Phosphoric Acid Scare at JFK Airport’s Post Office on August 11

By Zachary Stieber
Zachary Stieber
Zachary Stieber
Reporter
Zachary Stieber covers U.S. news, including politics and court cases. He started at The Epoch Times as a New York City metro reporter.
August 11, 2013 Updated: July 18, 2015

Two workers at New York City’s JFK Airport were exposed to phosphoric acid from a package that originated from China.

The package was identified after workers smelled an odor coming from it, a law enforcement official told CNN

The product was identified as organophosphate and secured by police officers from the Port Authority of New York and New Jersey.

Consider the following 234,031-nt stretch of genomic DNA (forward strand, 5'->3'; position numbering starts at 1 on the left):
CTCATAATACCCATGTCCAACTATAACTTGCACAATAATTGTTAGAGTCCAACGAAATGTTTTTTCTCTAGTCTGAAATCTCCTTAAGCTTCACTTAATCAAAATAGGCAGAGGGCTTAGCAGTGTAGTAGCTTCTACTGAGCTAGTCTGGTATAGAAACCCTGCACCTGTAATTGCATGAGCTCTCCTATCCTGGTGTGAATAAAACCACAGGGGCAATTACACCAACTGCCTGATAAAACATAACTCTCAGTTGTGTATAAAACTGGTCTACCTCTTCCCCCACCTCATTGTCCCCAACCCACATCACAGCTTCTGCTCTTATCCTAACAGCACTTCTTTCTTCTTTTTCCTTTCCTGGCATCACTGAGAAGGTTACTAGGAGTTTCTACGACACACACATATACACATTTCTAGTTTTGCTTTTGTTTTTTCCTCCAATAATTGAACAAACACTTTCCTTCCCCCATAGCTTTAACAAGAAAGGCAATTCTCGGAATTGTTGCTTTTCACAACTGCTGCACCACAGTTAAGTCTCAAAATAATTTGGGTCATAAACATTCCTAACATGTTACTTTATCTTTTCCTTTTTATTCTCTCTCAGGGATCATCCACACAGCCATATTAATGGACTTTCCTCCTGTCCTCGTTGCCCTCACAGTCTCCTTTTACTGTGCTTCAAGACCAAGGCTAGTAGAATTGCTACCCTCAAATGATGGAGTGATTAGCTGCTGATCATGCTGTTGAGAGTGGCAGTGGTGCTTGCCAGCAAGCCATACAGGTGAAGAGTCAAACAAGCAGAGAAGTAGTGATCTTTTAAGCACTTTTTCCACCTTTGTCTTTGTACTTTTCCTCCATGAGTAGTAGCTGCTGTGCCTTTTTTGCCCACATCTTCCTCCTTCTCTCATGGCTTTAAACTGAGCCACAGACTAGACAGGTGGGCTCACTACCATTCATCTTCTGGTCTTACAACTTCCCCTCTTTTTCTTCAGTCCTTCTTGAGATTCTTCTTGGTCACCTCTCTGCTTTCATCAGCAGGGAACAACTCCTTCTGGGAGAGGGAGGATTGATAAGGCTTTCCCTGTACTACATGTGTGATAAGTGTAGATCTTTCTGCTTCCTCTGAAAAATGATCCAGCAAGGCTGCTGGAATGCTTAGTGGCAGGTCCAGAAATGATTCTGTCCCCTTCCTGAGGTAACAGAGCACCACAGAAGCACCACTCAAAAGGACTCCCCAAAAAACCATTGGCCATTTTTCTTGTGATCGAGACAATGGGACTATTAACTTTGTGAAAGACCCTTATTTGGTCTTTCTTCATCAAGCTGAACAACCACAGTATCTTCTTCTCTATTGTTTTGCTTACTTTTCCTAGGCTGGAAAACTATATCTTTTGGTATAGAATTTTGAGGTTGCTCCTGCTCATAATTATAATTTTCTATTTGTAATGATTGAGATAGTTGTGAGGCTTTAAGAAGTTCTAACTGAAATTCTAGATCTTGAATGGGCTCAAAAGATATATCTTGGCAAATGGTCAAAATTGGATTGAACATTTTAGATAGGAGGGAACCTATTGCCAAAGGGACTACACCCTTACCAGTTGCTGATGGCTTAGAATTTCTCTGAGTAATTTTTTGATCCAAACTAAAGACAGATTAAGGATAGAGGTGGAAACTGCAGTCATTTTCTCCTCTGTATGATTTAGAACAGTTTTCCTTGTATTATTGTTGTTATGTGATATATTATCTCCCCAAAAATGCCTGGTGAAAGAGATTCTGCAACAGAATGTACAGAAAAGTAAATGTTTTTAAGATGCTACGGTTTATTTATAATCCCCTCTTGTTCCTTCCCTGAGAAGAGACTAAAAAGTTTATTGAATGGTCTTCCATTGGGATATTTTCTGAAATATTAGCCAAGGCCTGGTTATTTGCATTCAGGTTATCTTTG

Port Authority confirmed to Epoch Times that there was a suspicious package, and they were following protocol to investigate its contents.

The two workers declined medical attention. 

Phosphoric acid is a colorless and odorless liquid that can irritate the eyes, skin and respiratory system and burn the eyes and skins, according to the CDC. 

The FBI told the Associated Press earlier in the afternoon that it was testing the substance.

Zachary Stieber
Zachary Stieber
Reporter
Zachary Stieber covers U.S. news, including politics and court cases. He started at The Epoch Times as a New York City metro reporter.